The pan-Arab colors are black, white, green and red. Individually, each of the four pan-Arab colors were intended to represent a certain aspect of the Arab people and their history.[1]

Flag of the Arab Revolt, associated with pan-Arabism.

History edit

Liberation Flag, also Revolutionary flag
(A modern revolutionary flag that spread to the Arab World inspired by the 1952 Egyptian Revolution)[2]

The black represents the Black Standard used by the Rashidun and Abbasid Caliphates, while white was the dynastic color of the Umayyad Caliphate.[3] Green is a color associated with the primary religion of Islam – and therefore also a color representative of the caliphates.[4][5] Green is also identified as the color of the Fatimid Caliphate by some modern sources,[3][6] despite their dynastic color having been white.[7][8][9] Finally, red was the Hashemite dynastic color. The four colors also derived their potency from a verse by 14th century Arab poet Safi al-Din al-Hilli: "White are our acts, black our battles, green our fields, and red our swords."[10]

Pan-Arab colors, used individually in the past, were first combined in 1916 in the flag of the Arab Revolt or Flag of Hejaz.[11] Many current flags are based on Arab Revolt colors, such as the flags of Jordan, Kuwait, Palestine, the Sahrawi Arab Democratic Republic, and the United Arab Emirates.[12]

In the 1950s, a subset of the Pan-Arab colors, the Arab Liberation colors, came to prominence. These consist of a tricolor of red, white and black bands, with green given less prominence or not included. The Arab Liberation tricolor or the Arab Liberation Flag was mainly inspired by the Egyptian Revolution of 1952 and Egypt's official flag under president Mohamed Naguib.[13] which became the basis of the current flags of Egypt, Iraq, Sudan, Syria and Yemen (and formerly in the flags of the rival states of North Yemen and South Yemen), and in the short-lived Arab unions of the United Arab Republic and the Federation of Arab Republics.[12]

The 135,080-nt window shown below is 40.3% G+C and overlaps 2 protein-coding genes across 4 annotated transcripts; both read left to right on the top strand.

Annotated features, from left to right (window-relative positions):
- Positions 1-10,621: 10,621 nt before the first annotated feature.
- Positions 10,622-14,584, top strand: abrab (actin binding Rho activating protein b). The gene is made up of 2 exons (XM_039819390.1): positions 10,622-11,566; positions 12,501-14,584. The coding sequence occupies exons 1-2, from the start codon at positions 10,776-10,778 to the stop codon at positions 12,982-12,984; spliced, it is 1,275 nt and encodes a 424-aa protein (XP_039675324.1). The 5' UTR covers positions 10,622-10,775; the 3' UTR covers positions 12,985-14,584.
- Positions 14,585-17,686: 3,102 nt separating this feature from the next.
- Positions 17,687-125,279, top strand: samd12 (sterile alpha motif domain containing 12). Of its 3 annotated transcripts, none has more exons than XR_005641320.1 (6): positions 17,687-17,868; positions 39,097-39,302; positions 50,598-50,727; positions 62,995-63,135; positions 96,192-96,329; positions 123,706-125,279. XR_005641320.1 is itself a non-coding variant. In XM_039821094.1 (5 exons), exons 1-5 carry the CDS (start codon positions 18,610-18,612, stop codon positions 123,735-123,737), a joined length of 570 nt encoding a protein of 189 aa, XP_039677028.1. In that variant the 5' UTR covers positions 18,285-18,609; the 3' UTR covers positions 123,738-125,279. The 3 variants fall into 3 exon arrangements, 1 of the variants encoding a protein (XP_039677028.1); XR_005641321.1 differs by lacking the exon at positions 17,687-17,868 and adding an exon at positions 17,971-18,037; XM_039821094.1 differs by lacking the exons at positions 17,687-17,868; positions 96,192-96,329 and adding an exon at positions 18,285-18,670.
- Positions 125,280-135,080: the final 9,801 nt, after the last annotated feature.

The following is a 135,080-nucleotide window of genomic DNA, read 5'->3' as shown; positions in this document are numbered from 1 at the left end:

Current flags with Pan-Arab colors edit

National flags edit

Flags of first-level administrative divisions edit

Former national flags with the Pan-Arab colors edit

Flags of Arab political and paramilitary movements using Pan-Arab colors edit

See also edit

References edit

  1. ^ Abū Khaldūn Sati' al-Husri, The days of Maysalūn: A Page from the Modern History of the Arabs, Sidney Glauser Trans. (Washington D.C.: Middle East Institute, 1966), 46.
  2. ^ Pan-Arab Colors,
  3. ^ a b Edmund Midura (March–April 1978). "Flags of the Arab World". Saudi Aramco World: 4–9.
  4. ^ a b Teitelbaum, Joshua (2001). The rise and fall of the Hashimite kingdom of Arabia. New York: New York University Press. p. 205. ISBN 1-85065-460-3. OCLC 45247314.
  5. ^ a b Marshall, Tim (2017). A flag worth dying for : the power and politics of national symbols. New York, NY: Scribner, an imprint of Simon & Schuster, Inc. pp. 110–111. ISBN 978-1-5011-6833-8. OCLC 962006347.
  6. ^ Znamierowski, Alfred (2013). The World Encyclopedia of Flags: The Definitive Guide to International Flags, Banners, Standards and Ensigns, with Over 1400 Illustration. Lorenz Books. p. 122. ISBN 978-0-7548-2629-3.
  7. ^ Hathaway, Jane (2003). A Tale of Two Factions: Myth, Memory, and Identity in Ottoman Egypt and Yemen. Albany, New York: State University of New York Press. p. 97. ISBN 978-0-7914-5883-9. The Ismaili Shi'ite counter-caliphate founded by the Fatimids took white as its dynastic color, creating a visual contrast to the Abbasid enemy.